Follow-up is integral for hematopoietic cell transplantation (HCT) care to ensure surveillance and intervention for complications. We characterized the incidence of and predictors for being lost to follow-up. Two-year survivors of first allogeneic HCT (10,367 adults and 3865 children) or autologous HCT (7291 adults and 467 children) for malignant/nonmalignant disorders between 2002 and 2013 reported to the Center for International Blood and Marrow Transplant Research were selected. The cumulative incidence of being lost to follow-up (defined as having missed 2 consecutive follow-up reporting periods) was calculated. Marginal Cox models (adjusted for center effect) were fit to evaluate predictors. The 10-year cumulative incidence of being lost to follow-up was 13% (95% confidence interval [CI], 12% to 14%) in adult allogeneic HCT survivors, 15% (95% CI, 14% to 16%) in adult autologous HCT survivors, 25% (95% CI, 24% to 27%) in pediatric allogeneic HCT survivors, and 24% (95% CI, 20% to 29%) in pediatric autologous HCT survivors. Factors associated with being lost to follow-up include younger age, nonmalignant disease, public/no insurance (reference: private), residence farther from the tranplantation center, and being unmarried in adult allogeneic HCT survivors; older age and testicular/germ cell tumor (reference: non-Hodgkin lymphoma) in adult autologous HCT survivors; older age, public/no insurance (reference: private), and nonmalignant disease in pediatric allogeneic HCT survivors; and older age in pediatric autologous HCT survivors. Follow-up focusing on minimizing attrition in high-risk groups is needed to ensure surveillance for late effects.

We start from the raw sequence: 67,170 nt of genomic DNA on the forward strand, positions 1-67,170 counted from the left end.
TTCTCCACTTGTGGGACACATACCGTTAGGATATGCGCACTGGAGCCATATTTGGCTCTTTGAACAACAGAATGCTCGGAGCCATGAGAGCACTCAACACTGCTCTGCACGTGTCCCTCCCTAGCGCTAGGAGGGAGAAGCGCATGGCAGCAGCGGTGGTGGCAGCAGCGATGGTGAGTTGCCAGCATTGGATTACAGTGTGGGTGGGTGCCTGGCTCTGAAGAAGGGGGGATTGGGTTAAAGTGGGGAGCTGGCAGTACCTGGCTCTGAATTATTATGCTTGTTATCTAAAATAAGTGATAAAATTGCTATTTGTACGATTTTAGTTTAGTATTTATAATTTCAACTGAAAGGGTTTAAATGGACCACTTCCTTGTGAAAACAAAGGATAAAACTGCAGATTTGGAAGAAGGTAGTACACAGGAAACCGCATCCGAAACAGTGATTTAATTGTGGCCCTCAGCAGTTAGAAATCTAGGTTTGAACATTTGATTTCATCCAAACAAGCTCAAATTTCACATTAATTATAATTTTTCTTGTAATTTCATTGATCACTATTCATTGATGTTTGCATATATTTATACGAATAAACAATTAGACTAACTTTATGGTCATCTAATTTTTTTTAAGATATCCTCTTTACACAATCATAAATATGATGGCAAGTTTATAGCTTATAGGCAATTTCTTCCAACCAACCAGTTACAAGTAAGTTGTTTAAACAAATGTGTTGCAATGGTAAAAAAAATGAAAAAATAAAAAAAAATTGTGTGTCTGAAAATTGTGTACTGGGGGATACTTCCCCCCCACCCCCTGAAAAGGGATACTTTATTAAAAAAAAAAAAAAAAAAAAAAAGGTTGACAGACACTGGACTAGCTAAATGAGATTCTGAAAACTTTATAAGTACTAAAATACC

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http://dx.doi.org/10.1016/j.bbmt.2019.11.003DOI Listing
http://www.ncbi.nlm.nih.gov/pmc/articles/PMC7367505PMC
March 2020

Slow lenalidomide desensitization protocol for patients with multiple myeloma: case series from a single center.

Leuk Lymphoma 2019 12 13;60(13):3199-3203. Epub 2019 Jun 13.

Department of Medical Oncology and Hematology, Tom Baker Cancer Center, Calgary, AB, Canada.

Lenalidomide is an immunomodulatory agent that belongs to a family of IMiDs used to treat multiple myeloma. Hypersensitivity and skin reactions are adverse effects of lenalidomide that may lead to discontinuation of its use for multiple myeloma making them contraindicated to other IMiD therapies. Desensitization protocols have been developed to desensitize patients to lenalidomide skin reaction and rash. We report a case series of 5 patients undergoing slow lenalidomide desensitization protocol in an outpatient cancer center setting. Four of the five patients were able to be successfully desensitized to lenalidomide. We also demonstrate safety of using slow lenalidomide desensitization while on combination therapy for control of multiple myeloma.